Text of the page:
SO_RCVBUF
               set buffer size for input

       SO_SNDLOWAT
               set minimum count for output

       SO_RCVLOWAT
               set minimum count for input

       SO_SNDTIMEO
               get timeout value for output (get only)

       SO_RCVTIMEO
               get timeout value for input (get only)

       SO_TYPE get the type of the socket (get only)

       SO_ERROR
               get and clear error on the socket (get only)

       SO_DEBUG enables debugging in the underlying protocol mod-
       ules.  SO_REUSEADDR indicates that the rules used in vali-
       dating  addresses  supplied in a bind(2) call should allow
       reuse of local addresses.  SO_KEEPALIVE enables the  peri-
       odic  transmission  of  messages  on  a  connected socket.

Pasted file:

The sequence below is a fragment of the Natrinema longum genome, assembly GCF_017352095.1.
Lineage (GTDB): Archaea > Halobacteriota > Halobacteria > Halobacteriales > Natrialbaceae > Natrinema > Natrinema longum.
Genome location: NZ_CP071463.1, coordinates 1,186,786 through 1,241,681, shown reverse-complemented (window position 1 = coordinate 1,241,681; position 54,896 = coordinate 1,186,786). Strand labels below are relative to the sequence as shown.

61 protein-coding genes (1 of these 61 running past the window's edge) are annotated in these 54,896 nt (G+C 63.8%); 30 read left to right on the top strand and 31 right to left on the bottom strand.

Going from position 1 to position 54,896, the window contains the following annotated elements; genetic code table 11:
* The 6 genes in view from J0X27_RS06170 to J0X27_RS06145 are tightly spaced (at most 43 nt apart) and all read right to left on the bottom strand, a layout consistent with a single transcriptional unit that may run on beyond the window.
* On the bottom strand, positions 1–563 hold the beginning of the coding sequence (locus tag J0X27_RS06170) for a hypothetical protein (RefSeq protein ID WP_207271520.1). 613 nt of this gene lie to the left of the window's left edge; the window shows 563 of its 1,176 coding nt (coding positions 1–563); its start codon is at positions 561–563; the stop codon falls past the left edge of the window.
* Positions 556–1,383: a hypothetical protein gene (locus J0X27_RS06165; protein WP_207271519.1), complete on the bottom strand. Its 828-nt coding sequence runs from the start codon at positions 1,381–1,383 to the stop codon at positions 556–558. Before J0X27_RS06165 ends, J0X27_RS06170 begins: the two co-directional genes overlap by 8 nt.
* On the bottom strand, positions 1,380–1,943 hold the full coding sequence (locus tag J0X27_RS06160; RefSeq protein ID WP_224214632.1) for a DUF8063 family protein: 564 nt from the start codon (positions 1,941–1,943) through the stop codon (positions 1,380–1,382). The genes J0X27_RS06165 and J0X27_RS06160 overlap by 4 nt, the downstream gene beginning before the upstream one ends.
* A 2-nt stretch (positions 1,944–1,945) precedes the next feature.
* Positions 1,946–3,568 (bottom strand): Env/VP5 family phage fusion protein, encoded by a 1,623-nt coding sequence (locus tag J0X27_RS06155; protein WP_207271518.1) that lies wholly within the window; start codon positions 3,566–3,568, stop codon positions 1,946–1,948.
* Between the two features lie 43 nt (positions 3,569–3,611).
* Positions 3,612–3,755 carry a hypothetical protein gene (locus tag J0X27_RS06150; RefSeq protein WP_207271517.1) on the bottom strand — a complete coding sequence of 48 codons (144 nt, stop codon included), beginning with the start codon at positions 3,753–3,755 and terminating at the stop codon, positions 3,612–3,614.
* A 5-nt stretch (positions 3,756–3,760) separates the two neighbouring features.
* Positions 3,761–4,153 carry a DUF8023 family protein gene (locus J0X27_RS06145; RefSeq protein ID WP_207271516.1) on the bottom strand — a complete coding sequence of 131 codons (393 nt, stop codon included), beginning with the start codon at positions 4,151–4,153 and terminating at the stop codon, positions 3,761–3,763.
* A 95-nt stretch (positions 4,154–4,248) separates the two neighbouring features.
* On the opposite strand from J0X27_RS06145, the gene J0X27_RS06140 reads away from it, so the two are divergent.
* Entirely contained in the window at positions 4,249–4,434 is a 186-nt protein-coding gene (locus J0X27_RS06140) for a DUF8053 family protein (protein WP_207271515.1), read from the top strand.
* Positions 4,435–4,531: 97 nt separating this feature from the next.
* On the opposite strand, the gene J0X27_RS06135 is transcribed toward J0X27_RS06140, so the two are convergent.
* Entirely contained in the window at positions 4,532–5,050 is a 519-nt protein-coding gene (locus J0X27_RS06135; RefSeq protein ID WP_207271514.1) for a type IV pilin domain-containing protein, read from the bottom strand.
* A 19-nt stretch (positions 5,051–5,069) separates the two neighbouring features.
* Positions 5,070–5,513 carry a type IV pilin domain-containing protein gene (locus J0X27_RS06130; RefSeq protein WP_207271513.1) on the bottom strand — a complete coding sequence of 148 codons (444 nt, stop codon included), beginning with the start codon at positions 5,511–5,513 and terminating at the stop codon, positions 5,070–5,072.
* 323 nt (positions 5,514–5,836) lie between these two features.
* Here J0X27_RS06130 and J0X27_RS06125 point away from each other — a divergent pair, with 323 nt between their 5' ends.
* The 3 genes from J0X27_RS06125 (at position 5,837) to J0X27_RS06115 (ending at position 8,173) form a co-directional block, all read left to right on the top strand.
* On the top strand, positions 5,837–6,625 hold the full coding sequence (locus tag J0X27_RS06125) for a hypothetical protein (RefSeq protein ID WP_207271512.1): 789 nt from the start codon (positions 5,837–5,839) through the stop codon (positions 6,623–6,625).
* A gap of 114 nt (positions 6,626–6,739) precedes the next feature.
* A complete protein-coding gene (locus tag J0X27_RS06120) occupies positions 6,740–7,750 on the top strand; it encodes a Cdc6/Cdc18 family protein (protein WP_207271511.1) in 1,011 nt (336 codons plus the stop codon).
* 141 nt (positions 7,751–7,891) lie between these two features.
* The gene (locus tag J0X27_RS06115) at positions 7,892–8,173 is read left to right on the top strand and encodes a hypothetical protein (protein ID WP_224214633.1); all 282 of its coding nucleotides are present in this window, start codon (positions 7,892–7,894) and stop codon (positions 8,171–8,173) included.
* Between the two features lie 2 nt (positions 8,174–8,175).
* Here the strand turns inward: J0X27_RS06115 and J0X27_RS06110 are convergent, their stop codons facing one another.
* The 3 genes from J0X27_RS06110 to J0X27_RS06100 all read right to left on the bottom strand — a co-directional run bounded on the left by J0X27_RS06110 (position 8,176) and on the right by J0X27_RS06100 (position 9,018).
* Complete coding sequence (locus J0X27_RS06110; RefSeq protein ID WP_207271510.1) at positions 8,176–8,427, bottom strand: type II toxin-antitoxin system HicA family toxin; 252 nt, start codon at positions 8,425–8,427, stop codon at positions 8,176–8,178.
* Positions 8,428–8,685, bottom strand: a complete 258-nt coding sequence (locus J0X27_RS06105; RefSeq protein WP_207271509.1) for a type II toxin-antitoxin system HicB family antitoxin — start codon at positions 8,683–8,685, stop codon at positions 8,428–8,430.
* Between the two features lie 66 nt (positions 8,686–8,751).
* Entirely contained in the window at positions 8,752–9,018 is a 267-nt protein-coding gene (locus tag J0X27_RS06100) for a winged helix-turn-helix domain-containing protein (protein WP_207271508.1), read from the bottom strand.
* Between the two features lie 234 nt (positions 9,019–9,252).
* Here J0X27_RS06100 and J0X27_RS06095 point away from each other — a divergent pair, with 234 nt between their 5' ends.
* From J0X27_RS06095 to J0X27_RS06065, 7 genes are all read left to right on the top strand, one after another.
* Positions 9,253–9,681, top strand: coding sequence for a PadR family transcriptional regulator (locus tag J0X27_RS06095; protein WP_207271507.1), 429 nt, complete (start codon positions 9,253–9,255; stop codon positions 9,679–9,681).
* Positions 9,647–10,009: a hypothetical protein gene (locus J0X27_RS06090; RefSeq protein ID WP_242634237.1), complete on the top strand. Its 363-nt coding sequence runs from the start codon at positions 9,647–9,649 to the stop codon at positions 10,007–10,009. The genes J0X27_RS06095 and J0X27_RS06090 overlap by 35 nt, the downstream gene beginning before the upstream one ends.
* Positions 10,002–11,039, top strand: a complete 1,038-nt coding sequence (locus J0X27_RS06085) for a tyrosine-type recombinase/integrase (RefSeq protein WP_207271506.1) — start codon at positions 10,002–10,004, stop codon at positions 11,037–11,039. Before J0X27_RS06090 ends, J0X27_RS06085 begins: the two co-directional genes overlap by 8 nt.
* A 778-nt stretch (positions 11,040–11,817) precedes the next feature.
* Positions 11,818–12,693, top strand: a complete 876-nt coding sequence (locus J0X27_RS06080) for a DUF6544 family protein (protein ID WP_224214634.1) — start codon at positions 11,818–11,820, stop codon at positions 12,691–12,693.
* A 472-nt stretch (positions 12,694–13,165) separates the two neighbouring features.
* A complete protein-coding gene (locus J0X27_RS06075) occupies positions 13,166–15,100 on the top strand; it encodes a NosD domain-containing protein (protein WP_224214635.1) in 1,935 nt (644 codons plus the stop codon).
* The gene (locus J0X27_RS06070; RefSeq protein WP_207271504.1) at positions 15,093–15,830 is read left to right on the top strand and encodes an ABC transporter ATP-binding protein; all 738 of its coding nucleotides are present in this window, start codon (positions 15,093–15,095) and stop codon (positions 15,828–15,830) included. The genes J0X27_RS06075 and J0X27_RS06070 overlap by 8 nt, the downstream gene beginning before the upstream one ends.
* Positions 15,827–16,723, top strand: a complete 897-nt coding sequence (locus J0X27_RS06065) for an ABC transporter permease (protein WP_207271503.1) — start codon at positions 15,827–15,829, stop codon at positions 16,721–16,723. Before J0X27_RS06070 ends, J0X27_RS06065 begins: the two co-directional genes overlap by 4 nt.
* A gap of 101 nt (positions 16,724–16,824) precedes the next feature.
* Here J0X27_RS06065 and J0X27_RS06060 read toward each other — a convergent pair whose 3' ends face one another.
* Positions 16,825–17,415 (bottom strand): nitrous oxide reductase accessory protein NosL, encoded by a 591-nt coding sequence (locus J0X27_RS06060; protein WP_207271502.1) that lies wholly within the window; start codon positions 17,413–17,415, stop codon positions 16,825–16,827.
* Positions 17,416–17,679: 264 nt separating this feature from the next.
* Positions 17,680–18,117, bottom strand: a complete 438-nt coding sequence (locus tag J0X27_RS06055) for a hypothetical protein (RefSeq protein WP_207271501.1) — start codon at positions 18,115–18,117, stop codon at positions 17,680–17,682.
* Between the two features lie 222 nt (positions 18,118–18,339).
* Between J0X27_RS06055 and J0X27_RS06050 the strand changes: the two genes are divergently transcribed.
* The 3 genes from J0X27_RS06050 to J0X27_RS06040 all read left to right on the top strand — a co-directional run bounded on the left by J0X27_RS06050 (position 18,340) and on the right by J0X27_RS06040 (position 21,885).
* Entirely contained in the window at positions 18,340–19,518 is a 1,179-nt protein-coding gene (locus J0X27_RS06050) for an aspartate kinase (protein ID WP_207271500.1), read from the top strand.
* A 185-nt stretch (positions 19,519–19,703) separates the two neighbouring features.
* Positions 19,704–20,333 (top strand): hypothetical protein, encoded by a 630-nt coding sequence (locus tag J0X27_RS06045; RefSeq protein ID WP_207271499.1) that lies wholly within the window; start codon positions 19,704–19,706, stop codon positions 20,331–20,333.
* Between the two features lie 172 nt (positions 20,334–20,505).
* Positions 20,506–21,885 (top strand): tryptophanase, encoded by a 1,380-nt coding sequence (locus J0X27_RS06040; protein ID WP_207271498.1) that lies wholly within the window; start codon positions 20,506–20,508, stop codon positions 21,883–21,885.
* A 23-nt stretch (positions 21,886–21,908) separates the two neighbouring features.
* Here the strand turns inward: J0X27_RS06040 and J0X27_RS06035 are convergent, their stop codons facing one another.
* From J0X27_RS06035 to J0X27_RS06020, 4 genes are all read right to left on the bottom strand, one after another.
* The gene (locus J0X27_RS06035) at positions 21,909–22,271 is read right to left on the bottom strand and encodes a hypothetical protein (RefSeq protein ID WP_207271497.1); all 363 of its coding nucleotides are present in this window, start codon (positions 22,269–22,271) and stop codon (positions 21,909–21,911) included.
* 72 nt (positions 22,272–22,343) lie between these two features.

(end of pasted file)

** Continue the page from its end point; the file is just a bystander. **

Should the connected party fail to respond to  these  mes-
       sages,  the  connection is considered broken and processes
       using the socket are notified via a  SIGPIPE  signal  when
       attempting to send data.  SO_DONTROUTE indicates that out-
       going messages should bypass the standard routing  facili-
       ties.   Instead,  messages are directed to the appropriate
       network interface according to the network portion of  the
       destination address.

       SO_LINGER  controls  the action taken when unsent messages
       are queued on socket and a close(2) is performed.  If  the
       socket promises reliable delivery of data and SO_LINGER is
       set, the system  will  block  the  process  on  the  close
       attempt  until it is able to transmit the data or until it
       decides it is unable to deliver the information (a timeout